Chairman’s Statement, Autumn 2013

AIM’s Chairman, Andrew Gardiner, shares his views on developments over the past year.

The weather plays a big part in the activities sector and, together with fruit farms and vineyards, we’ve gloried in the long hot summer, particularly so having endured a cold winter and spring and the wet conditions prevailing last year. Despite the continuing economic squeeze, most members of the mutual have enjoyed increased levels of turnover.

At AIM we continue our growth path, the number of members now being over 380, up from a figure of 340 last year. Many of the new members have been personally recommended to us by the current membership. Credit is due to my colleagues on the AIM board for their valuable input to the AIM success, for which I must express my gratitude. The presence of outdoors experts on the board within the mutual gives us an extra dimension that other insurance providers simply don’t have. My thanks are also due to the  managers at Regis who run AIM very efficiently indeed. They take a close interest in all areas of our sector, as well as the risks and liabilities within it.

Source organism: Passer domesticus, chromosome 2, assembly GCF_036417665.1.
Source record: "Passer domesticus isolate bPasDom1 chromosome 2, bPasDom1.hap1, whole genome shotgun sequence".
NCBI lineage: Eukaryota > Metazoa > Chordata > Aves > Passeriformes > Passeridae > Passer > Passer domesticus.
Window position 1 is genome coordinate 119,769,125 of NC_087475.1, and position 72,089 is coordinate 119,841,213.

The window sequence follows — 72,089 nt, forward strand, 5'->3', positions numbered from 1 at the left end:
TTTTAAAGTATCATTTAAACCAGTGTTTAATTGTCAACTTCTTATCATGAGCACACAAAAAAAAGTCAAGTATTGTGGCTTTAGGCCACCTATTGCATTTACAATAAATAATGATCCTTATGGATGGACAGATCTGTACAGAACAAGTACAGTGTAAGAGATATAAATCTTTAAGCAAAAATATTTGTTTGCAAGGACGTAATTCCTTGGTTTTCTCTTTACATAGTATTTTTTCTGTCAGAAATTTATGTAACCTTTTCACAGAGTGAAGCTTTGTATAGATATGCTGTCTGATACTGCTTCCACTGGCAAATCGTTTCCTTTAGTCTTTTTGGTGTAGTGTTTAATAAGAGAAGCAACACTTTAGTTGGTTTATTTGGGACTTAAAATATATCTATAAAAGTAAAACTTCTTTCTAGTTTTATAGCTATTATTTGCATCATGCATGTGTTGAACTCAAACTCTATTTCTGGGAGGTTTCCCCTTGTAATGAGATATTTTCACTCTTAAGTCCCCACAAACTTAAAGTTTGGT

Next AIM Seminar

Our next national seminar, which will be wide-ranging, informative and entertaining and will include the mutual’s AGM for members, is due to take place on Wednesday 5th February at the splendid Crewe Hall and I really hope to see you there.

Claims Experience